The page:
Thursday, September 23, 2004

Politics, It's Good For The Economy

Sometimes when you take a look at the vast sums of money spent on just the presidential campaign it boggles the mind. The campaign industry in presidential years becomes a sort of economy unto itself. It could be said that having an American presidential election is good for the economy.

Or maybe not having presidential elections every year is bad for the economy. Hey, there's a strange issue to run on for a presidential candidate. "Let's have presidential elections every year, it's good for the economy!"

Of course we should look at what part of the economy it helps. The biggest beneficiaries of election campaigns is the media. Most of the money is spent on political commercials and for those of you that live in battleground states, you might be saying "amen" to that. Or maybe what you are actually saying is "where's the remote" for the umpteenth time.

So our media loves presidential campaigns, those commercials bring in plenty of profits. It's no wonder we've seen so many political pundits this past year. All the back and forth rap only promotes the interest of political junkies and the campaign commercials seek them out. So if you work in the media, presidential campaigns are a boon to your industry.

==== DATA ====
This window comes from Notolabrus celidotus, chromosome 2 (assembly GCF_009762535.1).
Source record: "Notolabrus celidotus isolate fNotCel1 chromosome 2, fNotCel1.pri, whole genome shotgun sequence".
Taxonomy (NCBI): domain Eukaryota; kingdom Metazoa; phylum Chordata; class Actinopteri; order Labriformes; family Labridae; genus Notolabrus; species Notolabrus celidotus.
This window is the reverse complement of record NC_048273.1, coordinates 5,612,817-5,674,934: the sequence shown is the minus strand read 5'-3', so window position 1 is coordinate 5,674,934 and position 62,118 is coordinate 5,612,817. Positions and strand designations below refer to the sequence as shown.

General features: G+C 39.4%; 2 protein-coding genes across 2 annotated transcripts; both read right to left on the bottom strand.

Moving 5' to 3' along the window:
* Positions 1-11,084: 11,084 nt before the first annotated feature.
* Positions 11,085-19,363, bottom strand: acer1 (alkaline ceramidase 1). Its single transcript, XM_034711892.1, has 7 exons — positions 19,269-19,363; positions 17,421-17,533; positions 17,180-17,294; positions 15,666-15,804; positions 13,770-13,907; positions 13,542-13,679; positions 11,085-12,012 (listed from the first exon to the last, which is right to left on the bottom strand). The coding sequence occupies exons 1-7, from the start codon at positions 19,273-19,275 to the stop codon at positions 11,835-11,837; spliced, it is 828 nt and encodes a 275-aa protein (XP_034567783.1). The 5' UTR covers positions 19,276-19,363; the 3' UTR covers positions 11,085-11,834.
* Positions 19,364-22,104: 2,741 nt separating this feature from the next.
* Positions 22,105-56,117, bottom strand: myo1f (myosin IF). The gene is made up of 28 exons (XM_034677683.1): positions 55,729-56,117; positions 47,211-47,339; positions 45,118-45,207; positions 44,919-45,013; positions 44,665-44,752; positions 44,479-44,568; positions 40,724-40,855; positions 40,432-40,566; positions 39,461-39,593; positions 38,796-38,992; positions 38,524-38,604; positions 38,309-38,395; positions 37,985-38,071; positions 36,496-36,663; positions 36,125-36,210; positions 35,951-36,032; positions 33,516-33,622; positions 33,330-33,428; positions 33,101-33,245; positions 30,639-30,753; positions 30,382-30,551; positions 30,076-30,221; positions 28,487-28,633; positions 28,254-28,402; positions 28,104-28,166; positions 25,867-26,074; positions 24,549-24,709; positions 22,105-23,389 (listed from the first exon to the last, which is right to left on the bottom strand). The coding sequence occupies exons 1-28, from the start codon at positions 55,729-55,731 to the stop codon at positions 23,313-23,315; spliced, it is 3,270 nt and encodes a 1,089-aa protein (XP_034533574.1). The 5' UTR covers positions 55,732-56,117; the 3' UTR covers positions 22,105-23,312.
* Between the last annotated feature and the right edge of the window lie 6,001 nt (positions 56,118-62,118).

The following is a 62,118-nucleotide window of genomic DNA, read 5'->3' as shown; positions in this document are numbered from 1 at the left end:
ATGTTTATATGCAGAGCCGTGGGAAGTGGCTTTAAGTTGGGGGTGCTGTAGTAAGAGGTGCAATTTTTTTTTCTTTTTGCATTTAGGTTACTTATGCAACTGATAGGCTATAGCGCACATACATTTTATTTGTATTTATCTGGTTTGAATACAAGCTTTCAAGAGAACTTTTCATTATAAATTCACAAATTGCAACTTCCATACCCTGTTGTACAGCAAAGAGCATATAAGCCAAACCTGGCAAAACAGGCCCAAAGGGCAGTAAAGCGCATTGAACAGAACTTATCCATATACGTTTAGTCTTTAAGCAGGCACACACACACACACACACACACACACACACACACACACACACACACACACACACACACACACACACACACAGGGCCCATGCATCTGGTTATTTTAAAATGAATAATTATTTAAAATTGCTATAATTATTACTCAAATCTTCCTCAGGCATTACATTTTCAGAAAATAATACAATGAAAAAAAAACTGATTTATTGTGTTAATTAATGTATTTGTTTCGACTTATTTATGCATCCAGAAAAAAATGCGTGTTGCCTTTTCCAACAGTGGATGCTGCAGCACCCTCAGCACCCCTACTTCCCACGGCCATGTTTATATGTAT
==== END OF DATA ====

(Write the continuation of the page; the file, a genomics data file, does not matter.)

Who else benefits? Balloon makers are probably having a good year. Just the amount of balloons needed at the two political conventions must produce huge orders. How about bumper stickers, political buttons and yard signs? We've seen alot of those in the past year.

The publishing industry has seen a flurry of political books from both the right and the left. As I'm a book reader I can't feel bad about that. A good dose of best sellers allow for the less popular but usually better books to get printed. I wonder which candidate the book publishers wish would win based on which candidate will cause more opposition books to be written?

Of course there are hidden costs to campaigns. Most people don't realize how many tax dollars are spent at the local level when a candidate appears in the community. Extra police protection and beautification efforts cost local communities needed dollars. But on the other hand local businesses usually benefit from sales of balloons, buttons and banners, increased business at restaurants and other local stores.

I wonder if any economists have ever done research on the following year after presidential elections. Just using loose logic I'm betting that there must be some type of shift down of the economy. All in all, maybe we should change presidents every year, it's good for the economy!


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